Julie hiking within the lush terrain near the start of the track leading to Curtis Falls

Along this long stretch of bush tramping, we noticed some traps for stoats or other pests that preyed on endemic wildlife such as the flightless kiwis.

The traps seemed to contain broken eggs with spilled yolk as bait.

The trail then descended down into another gully before climbing once again.

After the apex of the second climb, the trail then descended to a bouldery stream on which Curtis Falls resided.

Curtis_Falls_012_01062010 - After the second climb on the track to Curtis Falls, Julie and I then had to descend this steep metal steps
After the second climb on the track to Curtis Falls, Julie and I then had to descend this steep metal steps

By this time, we had spent about 45 minutes of hiking from the trailhead to get here.

Hiking the Curtis Falls – Boulder Scrambling

Next, Julie and I then had to do some awkward boulder scrambling alongside and within Curtis Creek.

We could see Mt Taranaki barely and briefly showing itself through the thick cloud cover.

In fact, I’d imagine that on a finer day, this would be a particularly scenic part of the hike where the tip of Mt Taranaki would loom above us as we’d be struggling through the boulder field.

Curtis_Falls_014_01062010 - Julie on the boulder scramble leading to the Curtis Falls
Julie on the boulder scramble leading to the Curtis Falls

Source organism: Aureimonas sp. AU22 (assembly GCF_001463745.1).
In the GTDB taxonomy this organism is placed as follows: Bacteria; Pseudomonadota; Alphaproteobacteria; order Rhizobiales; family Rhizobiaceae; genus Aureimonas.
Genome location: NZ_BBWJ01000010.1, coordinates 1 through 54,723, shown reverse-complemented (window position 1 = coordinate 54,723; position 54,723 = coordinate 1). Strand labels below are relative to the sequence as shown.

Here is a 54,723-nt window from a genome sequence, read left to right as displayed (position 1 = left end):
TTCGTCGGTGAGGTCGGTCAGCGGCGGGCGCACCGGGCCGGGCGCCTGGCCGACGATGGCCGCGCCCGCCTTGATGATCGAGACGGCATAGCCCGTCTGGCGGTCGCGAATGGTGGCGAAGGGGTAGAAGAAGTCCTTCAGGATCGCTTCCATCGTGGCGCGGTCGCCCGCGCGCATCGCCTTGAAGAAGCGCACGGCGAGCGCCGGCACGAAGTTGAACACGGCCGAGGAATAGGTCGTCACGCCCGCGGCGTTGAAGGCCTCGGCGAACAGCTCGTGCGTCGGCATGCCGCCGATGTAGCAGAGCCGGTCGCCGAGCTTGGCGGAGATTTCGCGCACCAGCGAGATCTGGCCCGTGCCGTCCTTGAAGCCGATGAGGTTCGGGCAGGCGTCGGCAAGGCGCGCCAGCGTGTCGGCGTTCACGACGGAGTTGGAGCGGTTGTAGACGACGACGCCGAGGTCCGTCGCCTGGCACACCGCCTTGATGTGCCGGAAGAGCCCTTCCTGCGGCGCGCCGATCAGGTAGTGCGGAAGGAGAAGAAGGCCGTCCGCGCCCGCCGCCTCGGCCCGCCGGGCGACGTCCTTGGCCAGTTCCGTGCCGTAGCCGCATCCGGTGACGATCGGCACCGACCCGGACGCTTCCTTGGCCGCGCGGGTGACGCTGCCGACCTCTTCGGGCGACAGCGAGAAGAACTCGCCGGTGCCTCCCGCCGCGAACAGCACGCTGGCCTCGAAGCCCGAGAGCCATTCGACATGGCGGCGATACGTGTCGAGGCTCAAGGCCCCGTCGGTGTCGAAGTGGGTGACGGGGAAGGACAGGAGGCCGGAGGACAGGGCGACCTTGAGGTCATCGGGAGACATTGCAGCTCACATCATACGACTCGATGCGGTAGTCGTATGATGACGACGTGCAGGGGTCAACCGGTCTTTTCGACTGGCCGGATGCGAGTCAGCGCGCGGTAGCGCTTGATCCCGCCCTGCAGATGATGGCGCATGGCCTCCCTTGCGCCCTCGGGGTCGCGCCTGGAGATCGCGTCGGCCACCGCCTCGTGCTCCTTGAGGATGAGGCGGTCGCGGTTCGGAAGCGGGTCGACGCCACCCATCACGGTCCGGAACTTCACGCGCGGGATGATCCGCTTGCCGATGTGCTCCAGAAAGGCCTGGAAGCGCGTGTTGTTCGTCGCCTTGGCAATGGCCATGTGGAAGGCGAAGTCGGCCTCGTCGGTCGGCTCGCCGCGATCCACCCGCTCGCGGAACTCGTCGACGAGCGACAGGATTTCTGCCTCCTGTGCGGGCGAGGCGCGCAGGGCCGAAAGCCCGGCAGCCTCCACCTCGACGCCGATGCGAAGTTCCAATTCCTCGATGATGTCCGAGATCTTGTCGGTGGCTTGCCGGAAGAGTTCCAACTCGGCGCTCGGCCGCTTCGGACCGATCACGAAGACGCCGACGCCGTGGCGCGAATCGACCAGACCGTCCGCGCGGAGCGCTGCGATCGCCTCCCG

After another 15 minutes of this boulder scramble with a couple of stream crossings, we’d finally see the three segmented parallel drops of Curtis Falls across its wide span further ahead of us.

After a few minutes more of navigating through the boulder field, we ended the hike standing right up against the falls.

From this close to Curtis Falls, we could closely examine the hard rock underlying the falls as well as the moss growing from the moisture of Curtis Creek.

After having our fill of Curtis Falls, we then had to go through the same obstacles that we endured to get here.

Curtis_Falls_060_01062010 - Julie standing in front of Curtis Falls, which also provided a sense of scale
Julie standing in front of Curtis Falls, which also provided a sense of scale

That meant getting through the awkward boulder scramble, and then going up and down the trail twice before finally returning to the car park.